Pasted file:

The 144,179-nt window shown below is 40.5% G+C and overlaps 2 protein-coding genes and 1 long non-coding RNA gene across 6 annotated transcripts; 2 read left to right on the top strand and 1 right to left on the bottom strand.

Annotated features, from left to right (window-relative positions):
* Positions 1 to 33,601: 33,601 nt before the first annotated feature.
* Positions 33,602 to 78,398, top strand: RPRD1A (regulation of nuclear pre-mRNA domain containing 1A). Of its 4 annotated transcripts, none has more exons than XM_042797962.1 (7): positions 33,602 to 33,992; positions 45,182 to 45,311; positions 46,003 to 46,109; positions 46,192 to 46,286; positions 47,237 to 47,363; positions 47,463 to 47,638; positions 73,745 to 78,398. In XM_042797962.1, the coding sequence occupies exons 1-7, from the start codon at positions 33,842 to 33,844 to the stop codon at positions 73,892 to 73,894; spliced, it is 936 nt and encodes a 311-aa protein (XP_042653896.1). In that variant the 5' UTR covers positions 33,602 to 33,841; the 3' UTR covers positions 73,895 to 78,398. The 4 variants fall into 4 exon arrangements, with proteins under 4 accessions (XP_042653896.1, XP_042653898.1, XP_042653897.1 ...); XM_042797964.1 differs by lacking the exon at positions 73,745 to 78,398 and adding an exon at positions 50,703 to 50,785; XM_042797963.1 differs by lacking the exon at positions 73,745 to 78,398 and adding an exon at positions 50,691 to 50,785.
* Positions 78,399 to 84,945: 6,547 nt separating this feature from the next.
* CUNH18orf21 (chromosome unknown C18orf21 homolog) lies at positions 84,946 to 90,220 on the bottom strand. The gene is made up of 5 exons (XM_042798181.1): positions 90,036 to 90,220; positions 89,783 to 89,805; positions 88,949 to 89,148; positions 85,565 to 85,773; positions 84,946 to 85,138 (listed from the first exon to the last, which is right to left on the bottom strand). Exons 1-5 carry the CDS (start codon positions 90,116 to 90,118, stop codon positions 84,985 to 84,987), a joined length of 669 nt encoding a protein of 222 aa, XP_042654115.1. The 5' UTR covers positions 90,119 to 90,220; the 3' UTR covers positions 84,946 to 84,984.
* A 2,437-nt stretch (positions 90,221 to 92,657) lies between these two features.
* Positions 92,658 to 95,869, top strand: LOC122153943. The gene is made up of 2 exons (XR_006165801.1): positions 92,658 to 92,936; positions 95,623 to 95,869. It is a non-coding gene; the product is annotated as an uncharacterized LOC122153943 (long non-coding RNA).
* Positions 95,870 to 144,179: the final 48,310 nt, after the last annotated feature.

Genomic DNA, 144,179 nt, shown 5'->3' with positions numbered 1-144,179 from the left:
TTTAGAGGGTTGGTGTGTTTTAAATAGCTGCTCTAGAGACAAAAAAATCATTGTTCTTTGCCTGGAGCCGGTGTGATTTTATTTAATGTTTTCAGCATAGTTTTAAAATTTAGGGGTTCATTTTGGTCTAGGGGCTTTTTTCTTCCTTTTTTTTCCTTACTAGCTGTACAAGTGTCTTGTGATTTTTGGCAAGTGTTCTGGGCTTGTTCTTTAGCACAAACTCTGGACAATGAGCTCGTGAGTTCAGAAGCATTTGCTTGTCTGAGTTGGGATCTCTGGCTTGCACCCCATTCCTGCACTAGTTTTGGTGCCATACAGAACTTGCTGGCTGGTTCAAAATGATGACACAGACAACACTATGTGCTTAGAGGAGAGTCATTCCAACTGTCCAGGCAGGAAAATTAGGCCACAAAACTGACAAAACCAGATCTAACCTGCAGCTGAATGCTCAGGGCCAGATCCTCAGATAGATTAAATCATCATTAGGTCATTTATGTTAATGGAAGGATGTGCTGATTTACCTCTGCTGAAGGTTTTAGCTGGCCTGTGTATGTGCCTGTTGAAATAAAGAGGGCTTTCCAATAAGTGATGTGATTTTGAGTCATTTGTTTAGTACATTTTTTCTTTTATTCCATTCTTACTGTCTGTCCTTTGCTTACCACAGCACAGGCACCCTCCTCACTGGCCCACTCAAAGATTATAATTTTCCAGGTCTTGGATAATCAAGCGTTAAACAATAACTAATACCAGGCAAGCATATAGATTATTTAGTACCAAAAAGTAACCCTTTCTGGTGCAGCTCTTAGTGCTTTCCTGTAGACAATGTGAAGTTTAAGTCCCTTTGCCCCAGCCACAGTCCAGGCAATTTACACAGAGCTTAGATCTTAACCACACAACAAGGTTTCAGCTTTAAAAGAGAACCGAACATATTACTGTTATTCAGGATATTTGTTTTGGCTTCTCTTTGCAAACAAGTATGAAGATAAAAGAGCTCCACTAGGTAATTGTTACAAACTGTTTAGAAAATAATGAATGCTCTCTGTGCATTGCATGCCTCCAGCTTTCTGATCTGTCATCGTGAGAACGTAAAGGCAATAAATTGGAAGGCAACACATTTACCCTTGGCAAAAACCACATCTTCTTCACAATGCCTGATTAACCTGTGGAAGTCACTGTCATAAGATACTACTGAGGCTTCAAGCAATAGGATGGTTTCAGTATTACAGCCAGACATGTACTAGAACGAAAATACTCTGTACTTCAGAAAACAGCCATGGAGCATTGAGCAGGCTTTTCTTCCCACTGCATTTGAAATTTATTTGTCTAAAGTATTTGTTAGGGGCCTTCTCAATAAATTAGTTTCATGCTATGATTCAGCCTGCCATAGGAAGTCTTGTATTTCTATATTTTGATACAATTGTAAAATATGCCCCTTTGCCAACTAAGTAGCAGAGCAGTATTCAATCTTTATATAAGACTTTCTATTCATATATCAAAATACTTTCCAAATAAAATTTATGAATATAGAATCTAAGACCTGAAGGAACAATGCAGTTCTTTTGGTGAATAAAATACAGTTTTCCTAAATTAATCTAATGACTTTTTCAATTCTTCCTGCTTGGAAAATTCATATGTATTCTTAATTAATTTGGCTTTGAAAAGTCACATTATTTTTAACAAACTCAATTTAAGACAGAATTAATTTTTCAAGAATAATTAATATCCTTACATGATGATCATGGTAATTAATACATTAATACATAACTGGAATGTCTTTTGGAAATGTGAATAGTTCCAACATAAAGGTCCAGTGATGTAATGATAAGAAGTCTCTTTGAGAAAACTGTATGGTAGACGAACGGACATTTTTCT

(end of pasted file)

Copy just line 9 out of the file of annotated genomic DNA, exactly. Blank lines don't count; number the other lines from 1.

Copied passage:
* Positions 95,870 to 144,179: the final 48,310 nt, after the last annotated feature.